In 2002, Apple registered the IPHONE trademark in China for computer hardware and software and mobile telephones. In 2007, Xintong Tiandi, a leather goods maker, sought and obtained registration of the IPHONE trademark for leather goods, including phone cases. Apple, claiming that its IPHONE mark was famous and well known in China, challenged Xintong Tiandi’s IPHONE registration in the China Trade Mark Review and Adjudication Board, where it lost. Apple then took the fight to the courts in China and lost in the lower court. Apple appealed and The Beijing Municipal High People’s Court has ruled against Apple again, stating that Xintong Tiandi registered the IPHONE mark before Apple, thus giving it superior rights, and Apple’s IPHONE trademark was not sufficiently well known in China at the time Xintong Tiandi registered IPHONE for leather goods. As the first user of the mark, Xintong Tiandi had the greatest rights and Apple’s claims failed.

Continue Reading Learn from Apple’s Woes in China: Register Early and Often

Guest post by Henderson Franklin Attorneys Suzanne Boy and Carlos Kelly

iStock_000015122897XSmallThese are important questions, and like many questions involving the law, the answer is “It depends.” There are pros and cons to both arbitration and a traditional lawsuit in court. Arbitration can be (but is not always) faster. But faster doesn’t necessarily mean cheaper all the way around.

Is faster better?

For example, the filing and arbitrator fees can be significantly higher (at least double) than filing fees for many civil lawsuits. And, if arbitration is quicker than resolving a dispute in the court system, that may not necessarily translate to significantly smaller legal fees. Instead, a similar amount of work (discovery, pre-trial motions, and exchanging exhibits, for example) could take place in a shorter amount of time.

Arbitration can be useful if you have a dispute that you want to keep out of the public eye, though a noisy party on the other side of the case could still bring media or social media attention.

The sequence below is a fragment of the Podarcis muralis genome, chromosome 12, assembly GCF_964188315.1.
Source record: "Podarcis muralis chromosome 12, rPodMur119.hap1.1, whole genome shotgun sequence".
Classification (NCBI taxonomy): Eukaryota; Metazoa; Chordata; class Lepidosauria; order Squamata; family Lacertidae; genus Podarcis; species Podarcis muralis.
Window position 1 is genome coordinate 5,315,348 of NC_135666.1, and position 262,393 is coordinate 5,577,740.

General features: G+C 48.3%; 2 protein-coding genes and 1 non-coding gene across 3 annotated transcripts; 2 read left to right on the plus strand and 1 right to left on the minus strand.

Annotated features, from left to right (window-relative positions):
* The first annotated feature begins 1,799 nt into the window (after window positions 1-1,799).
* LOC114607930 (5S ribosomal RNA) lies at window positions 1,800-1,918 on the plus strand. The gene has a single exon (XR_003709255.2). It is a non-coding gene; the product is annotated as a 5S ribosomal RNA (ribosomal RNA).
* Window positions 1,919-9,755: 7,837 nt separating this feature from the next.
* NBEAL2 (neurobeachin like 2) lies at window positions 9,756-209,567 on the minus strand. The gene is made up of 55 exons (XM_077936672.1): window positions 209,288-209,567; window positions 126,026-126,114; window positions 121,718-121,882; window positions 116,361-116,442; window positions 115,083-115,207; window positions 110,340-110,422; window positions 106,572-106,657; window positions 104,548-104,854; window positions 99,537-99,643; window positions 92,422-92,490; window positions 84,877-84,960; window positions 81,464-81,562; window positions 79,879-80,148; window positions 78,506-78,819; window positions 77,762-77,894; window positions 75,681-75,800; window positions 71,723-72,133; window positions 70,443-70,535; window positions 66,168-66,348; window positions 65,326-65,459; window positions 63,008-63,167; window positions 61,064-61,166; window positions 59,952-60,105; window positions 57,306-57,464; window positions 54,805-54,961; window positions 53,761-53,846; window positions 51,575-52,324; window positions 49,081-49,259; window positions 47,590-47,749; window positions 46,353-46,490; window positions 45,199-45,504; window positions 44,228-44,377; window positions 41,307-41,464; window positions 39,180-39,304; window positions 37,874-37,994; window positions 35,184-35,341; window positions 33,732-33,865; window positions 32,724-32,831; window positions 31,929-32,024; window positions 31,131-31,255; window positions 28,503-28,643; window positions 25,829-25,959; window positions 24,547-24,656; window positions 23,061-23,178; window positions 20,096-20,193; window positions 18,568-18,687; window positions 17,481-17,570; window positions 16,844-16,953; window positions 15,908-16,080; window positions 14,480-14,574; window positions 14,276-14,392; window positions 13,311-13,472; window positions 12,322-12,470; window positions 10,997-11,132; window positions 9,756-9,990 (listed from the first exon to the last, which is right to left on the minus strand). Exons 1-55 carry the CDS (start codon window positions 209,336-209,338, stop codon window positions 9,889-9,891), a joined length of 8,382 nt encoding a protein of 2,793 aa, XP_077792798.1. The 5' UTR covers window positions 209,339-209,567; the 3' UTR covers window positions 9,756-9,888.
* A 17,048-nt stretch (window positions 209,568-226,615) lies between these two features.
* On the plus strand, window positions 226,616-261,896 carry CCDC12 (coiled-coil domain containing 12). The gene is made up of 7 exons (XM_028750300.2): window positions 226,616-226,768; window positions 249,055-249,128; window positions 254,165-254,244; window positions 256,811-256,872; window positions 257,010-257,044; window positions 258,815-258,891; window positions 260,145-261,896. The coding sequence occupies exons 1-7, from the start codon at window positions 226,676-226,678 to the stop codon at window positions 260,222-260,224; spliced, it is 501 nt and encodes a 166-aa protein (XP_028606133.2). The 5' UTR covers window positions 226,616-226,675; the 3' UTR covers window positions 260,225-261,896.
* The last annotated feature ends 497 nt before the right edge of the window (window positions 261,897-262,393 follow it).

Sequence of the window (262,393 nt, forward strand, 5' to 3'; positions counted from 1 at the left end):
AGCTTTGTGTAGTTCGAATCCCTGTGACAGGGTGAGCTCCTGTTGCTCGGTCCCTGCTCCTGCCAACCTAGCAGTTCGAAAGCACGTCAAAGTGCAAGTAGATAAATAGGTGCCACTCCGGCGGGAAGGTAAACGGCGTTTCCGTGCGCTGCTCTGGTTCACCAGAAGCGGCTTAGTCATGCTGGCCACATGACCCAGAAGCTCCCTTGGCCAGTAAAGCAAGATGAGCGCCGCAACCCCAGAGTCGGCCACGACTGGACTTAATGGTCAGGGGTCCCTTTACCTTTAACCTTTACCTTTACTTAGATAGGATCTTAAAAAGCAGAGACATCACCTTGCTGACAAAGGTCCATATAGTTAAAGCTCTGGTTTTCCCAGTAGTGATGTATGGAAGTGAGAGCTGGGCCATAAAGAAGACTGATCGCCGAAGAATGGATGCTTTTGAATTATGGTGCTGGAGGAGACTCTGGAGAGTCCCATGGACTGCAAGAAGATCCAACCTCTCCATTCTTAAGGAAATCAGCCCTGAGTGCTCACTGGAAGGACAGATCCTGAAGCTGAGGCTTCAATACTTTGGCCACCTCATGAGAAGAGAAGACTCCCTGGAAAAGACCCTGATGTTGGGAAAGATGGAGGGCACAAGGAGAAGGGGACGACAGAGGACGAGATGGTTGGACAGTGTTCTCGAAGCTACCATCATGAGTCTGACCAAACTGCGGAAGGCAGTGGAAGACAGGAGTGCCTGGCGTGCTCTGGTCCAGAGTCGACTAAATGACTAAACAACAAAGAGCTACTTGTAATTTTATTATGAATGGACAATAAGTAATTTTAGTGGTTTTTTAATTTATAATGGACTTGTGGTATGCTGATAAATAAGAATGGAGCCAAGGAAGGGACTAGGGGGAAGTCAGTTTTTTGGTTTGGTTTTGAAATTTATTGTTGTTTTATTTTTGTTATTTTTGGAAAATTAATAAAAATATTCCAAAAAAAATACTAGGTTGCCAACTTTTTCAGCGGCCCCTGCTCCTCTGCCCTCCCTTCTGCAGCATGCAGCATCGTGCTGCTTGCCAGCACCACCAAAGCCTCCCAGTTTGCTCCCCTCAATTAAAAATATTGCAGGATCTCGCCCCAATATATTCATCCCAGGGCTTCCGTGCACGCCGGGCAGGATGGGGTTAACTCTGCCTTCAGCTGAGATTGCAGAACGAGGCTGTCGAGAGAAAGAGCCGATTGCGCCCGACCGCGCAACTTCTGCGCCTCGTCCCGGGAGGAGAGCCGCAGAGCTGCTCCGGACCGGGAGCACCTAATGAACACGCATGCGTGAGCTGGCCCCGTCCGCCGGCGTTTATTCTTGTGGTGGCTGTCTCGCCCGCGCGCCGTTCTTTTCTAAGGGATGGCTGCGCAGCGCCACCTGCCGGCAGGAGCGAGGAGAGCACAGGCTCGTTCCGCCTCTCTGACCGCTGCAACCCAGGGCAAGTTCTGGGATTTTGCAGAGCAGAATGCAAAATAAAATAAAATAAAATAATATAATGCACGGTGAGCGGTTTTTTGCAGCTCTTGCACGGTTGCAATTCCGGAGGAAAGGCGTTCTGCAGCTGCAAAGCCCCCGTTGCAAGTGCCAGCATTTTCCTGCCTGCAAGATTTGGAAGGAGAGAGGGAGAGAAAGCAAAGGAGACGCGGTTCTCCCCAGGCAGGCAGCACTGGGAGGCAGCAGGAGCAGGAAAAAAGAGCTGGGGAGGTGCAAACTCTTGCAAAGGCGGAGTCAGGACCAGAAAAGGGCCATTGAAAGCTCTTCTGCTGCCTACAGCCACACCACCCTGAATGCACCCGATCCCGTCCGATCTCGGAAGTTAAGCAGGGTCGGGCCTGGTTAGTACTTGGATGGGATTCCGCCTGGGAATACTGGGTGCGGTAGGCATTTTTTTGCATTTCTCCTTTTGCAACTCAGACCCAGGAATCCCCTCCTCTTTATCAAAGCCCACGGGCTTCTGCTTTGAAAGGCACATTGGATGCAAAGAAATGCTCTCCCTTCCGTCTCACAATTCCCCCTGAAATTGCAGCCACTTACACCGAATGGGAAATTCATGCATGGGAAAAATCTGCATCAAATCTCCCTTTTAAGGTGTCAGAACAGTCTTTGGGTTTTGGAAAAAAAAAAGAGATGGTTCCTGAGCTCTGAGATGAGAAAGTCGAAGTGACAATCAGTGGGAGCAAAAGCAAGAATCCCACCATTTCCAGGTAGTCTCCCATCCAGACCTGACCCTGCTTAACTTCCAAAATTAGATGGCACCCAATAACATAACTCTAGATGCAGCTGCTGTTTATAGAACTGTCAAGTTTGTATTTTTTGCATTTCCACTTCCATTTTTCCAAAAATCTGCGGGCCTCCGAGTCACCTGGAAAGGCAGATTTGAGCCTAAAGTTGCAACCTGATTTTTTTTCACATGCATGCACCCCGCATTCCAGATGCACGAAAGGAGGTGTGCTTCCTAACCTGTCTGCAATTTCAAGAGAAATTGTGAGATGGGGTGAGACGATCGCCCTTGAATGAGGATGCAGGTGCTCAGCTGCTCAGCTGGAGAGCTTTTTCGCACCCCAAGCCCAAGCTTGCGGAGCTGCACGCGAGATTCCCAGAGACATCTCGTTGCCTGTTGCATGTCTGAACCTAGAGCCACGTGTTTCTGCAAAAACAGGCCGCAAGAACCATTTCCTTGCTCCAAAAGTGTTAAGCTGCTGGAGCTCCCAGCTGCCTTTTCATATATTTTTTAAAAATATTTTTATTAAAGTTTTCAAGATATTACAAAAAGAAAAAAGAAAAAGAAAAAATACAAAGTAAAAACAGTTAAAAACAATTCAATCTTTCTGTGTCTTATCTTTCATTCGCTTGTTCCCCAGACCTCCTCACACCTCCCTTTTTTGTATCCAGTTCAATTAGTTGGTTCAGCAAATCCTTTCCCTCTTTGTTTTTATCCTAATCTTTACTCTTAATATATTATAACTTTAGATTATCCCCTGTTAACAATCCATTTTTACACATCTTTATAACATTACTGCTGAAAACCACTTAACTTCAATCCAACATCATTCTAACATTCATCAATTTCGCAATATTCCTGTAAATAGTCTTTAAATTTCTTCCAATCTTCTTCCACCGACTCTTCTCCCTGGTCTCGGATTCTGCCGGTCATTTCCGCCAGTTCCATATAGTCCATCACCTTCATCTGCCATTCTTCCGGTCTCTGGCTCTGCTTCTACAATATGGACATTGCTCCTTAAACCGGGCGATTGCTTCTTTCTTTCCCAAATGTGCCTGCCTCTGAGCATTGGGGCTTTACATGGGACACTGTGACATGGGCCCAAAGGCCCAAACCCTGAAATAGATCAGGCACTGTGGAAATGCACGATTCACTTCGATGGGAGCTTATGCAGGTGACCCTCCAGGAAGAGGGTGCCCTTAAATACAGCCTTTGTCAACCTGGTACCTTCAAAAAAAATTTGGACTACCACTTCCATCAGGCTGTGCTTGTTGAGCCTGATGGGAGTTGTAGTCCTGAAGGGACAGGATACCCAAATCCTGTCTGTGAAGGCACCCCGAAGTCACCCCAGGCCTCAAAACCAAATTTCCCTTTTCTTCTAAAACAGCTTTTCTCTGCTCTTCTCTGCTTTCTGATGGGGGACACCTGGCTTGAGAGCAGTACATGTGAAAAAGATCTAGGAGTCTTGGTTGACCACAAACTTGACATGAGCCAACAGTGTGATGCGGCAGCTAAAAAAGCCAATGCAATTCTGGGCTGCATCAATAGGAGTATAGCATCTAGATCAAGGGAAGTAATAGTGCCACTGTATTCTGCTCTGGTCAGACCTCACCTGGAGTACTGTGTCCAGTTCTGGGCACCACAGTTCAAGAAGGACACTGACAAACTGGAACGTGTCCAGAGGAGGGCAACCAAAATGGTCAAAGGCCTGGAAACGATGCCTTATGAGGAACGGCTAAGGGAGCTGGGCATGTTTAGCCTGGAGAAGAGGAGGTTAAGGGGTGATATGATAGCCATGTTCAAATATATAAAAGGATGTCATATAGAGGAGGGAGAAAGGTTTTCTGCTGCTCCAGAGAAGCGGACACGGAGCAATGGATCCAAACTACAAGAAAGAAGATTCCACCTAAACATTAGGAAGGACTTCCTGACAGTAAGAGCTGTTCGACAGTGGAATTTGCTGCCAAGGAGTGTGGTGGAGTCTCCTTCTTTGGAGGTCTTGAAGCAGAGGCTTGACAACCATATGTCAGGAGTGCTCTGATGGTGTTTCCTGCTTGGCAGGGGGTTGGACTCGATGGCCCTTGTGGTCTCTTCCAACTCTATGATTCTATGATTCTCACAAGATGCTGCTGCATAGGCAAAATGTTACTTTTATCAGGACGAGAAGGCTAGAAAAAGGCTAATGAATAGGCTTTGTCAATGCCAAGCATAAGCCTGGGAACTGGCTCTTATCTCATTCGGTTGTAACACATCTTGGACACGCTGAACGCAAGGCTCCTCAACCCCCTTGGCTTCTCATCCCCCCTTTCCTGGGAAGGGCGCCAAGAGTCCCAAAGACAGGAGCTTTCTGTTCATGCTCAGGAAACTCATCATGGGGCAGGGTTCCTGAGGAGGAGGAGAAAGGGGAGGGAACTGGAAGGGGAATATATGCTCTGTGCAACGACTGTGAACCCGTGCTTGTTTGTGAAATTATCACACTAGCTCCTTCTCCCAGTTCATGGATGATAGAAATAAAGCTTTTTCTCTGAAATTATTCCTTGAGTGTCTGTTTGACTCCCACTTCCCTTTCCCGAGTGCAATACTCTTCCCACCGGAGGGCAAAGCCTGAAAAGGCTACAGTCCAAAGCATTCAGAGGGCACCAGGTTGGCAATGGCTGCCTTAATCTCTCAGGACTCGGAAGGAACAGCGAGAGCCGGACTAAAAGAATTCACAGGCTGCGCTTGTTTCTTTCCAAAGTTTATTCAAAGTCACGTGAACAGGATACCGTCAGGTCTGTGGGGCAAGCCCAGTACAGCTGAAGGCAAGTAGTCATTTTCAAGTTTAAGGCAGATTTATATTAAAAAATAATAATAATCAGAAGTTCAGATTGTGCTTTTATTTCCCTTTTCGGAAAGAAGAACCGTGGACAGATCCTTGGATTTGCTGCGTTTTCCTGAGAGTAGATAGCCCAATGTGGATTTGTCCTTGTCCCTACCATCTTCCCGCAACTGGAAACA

Proceeding through the court system can be (but is not always) slower than resolving a dispute through arbitration.

Can you appeal the decision?

Continue Reading Business Owners: Should You Arbitrate or Should You Litigate in Court?

220px-Flag_of_Cuba.svgPresident Obama’s historic visit to Cuba is yet another step on the “new course” for US/Cuba relations. Since late 2014 the US and Cuba have been working toward normalizing relations. In January 2015, a number of changes to US sanction and trade policies toward Cuba were implemented which are beginning to open up new business opportunities for US companies in Cuba. While change may be incremental and slow, companies that prepare now for business in Cuba will be ready. One area that US companies should begin to consider regarding conducting business in Cuba is protection of their intellectual property in that country.

Cuban Trademark System

Continue Reading Preparing for Business in Cuba

NCAA flickr bp6316The NCAA Basketball Tournament is here which also means local pride is high and many businesses use the Tournament as a marketing opportunity. Many promotions will refer to terms like MARCH MADNESS or FINAL FOUR for impact. The NCAA, however, is always vigilant and aggressively protects against unauthorized uses of its trademarks, especially during the Tournament. The NCAA has a number of registered trademarks relating to the Tournament including MARCH MADNESS, FINAL FOUR, ELITE EIGHT, and THE BIG DANCE. Use of these trademarks in ways that connote come sort of connection or affiliation with the NCAA or the Tournament will likely draw an objection from the NCAA.

Dos and Don’ts

Continue Reading March Trademark Madness—Don’t Foul Out